In the summer of 1914 the Austrian novelist Stefan Zweig was on holiday in Ostend with fellow writers and artists. One afternoon, noticing the sudden appearance of uniformed soldiers on the promenade, they buttonholed an officer: “Why all this stupid marching around?” It was Aug. 3: War was less than 24 hours away, but it seemed impossible.
Believing the era of peace, social liberalism and globalized trade could never end, the European elite walked blindly into its ending. Today the political elites of Europe stand in danger once again of destroying a dream. They have convinced themselves that the single currency and the EU are the same project, and that the collapse of either would be the end of the world they know. Therefore it cannot happen. This fallacy is about to be put to the test.
Greece hovers on the brink of a debt default; the cost of borrowing for Germany is shooting up; the cobblestones of Spanish towns echo to mass protests against austerity; a thousand people a week leave Ireland and across northern Europe rightwing parties drum their fingers in anticipation of one day, soon, obtaining if not power then the balance of it.
What is at stake this summer is more than just the future of the eurozone, for which there are predictable outcomes. It is the future of pan-European solidarity, which has been implicit in the project of the EU and, recently, in short supply.
In the strict sense “solidarity” is something which, in the EU, concerns mutual defense: in the Lisbon treaty it applies not just against military aggression or terrorist attack, but also in the case of “natural and man-made” disasters. However, the concept of solidarity between the peoples, states and classes of Europe is older than the document signed in Lisbon. It stretches back to June 16 1940, when — at the urging of Jean Monnet — the British war Cabinet offered the French people common citizenship, merged foreign, defense, financial and economic policies and federated parliaments.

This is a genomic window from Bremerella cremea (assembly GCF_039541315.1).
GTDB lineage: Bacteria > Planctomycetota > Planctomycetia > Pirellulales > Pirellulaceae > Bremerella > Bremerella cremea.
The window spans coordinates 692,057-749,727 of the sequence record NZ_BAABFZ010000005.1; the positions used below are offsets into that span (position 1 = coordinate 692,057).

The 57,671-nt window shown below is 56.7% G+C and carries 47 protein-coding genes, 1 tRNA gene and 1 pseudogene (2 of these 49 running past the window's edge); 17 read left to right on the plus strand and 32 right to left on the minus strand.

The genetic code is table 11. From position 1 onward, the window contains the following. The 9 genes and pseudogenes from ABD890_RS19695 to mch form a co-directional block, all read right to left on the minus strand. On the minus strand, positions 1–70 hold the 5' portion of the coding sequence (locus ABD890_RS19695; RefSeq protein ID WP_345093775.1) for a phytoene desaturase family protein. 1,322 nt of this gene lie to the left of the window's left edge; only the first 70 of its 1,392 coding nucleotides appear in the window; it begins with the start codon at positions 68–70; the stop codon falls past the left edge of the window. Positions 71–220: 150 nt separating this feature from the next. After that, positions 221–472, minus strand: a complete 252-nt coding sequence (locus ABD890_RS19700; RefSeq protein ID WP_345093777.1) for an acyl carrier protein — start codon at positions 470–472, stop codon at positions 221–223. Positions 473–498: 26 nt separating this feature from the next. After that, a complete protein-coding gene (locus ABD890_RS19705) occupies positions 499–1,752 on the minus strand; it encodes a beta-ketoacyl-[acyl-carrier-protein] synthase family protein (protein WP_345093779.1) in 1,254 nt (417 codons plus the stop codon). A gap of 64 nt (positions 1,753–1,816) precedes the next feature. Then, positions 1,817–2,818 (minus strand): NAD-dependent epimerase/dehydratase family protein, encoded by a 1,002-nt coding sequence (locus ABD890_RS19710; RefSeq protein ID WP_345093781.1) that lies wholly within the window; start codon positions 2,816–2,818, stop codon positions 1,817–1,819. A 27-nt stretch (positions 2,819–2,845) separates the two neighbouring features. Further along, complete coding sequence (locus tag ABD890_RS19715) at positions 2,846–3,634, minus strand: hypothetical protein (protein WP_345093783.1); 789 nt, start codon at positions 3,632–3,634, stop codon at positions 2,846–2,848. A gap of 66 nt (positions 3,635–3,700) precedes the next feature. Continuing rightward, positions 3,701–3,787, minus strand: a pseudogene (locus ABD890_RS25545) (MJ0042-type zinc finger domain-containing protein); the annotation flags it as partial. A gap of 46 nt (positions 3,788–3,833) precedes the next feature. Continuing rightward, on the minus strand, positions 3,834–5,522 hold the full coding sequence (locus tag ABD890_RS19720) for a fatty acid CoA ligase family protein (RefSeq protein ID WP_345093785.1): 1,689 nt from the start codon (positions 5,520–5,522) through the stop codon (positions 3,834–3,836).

Out of the allied victory, the Marshall Plan and — four decades later — the rapid incorporation of Eastern Europe grew not just the institutions of trans-European solidarity, but an implicit social deal.
Europe would be a social market economy: there would be a safety net for the poor and cross-border wealth redistribution through the Social Fund. Eastern Europe would adopt the market, but limit the amount of organized crime and corruption to levels commensurate with those in the West. The former dictatorships of Greece, Portugal and Spain would shower social benefits on their populations in return for a gigantic act of forgetting who had done what to whom. Northern Europe would pay for it all and — by way of quid pro quo — drench its blond chest hairs with sunscreen on the beaches of the Mediterranean.
It is this deal that is falling apart.
Since the Greek fiscal crisis erupted in January last year, the combined forces of the European Central Bank (ECB), Economic and Financial Affairs Council (ECOFIN) and the European Commission have proved incapable of designing a resilient anti-crisis strategy. Only under pressure from the US government and the IMF did they come up, in May last year, with the 700 billion euro Financial Stability Mechanism, but its effectiveness was immediately undermined: first by the stark numerical fact that it was not big enough; second by the nonexistence of a leadership able to use the 700 billion euros to pre-empt crisis.